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    US & Japanese Stocks Soar in 2013

    U. S. and Japanese stock markets posted strong gains in 2013, as investors were encouraged by central bank efforts to make it easier to buy homes, equipment and other goods by pushing down interest rates and promising to keep them there for a while.

    Japan's Nikkei was up 57 percent in 2013, its best performance in decades. In the United States, the S&P 500 ended the year of trading with a nearly 30 percent gain. The Dow was up 27 percent and the NASDAQ rose 38 percent.

    Nick Ventura of Ventura Wealth Management in New Jersey calls Japan's action an unprecedented "global gamble" that has worked, at least so far.

    In 2013, the United States saw modest improvements in growth, housing prices and the unemployment rate. Ventura says the improving economy meant fewer wild swings in prices and fewer worried investors.





    "Every time there was the slightest pullback in stock prices it was rewarded with a fresh round of buying. So there is a growing confidence in the U.S. recovery and I think that's what really perked up the U.S. economy."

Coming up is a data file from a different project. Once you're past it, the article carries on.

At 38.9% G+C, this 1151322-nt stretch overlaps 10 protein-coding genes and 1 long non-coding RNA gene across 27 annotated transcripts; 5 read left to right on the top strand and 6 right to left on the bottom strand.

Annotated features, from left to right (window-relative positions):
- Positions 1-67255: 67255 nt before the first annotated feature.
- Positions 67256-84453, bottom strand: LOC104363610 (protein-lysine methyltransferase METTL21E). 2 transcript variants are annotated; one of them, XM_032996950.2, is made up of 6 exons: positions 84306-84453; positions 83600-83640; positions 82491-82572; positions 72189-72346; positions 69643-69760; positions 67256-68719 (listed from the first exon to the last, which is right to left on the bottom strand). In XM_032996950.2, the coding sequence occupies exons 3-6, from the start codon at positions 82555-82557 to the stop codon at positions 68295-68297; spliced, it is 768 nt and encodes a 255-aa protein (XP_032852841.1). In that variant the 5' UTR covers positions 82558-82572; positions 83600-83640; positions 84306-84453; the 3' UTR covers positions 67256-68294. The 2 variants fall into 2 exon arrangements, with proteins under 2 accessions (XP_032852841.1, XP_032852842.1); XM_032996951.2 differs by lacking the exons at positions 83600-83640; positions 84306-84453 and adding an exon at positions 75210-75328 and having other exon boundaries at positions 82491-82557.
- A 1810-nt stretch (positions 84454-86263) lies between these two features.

A study published Tuesday by the Boston investment firm State Street shows a significant improvement in investor confidence between November and December. That growing confidence apparently is making investors more willing to take modest risks and buy some kinds of stocks.

    The Wall Street Journal reports investors have been shunning complex strategies and are simply seeking stocks with low prices and strong earning potential.

    Meanwhile, The Financial Times reports that investments thought to offer a safe haven for money in troubled economic times, like gold and government bonds, saw fewer buyers.

    Many analysts predict stock prices will continue to climb in 2014, but at a slower pace.

    Investment advisor and author Matthew Tuttle, of Tuttle Tactical Management in Stamford Connecticut says prices will increase, but so will risk.


    "We have a 'house of cards' but we don't see the cards toppling really until 2016. We are definitely forming a bubble but that bubble still has a lot of room to grow."

    Tuttle says it is crucial that the U.S. Federal Reserve moves gradually and carefully when it reverses the low interest rate policies that spurred rising stock prices.

    U.S. markets will be closed Wednesday for the New Year's holiday.

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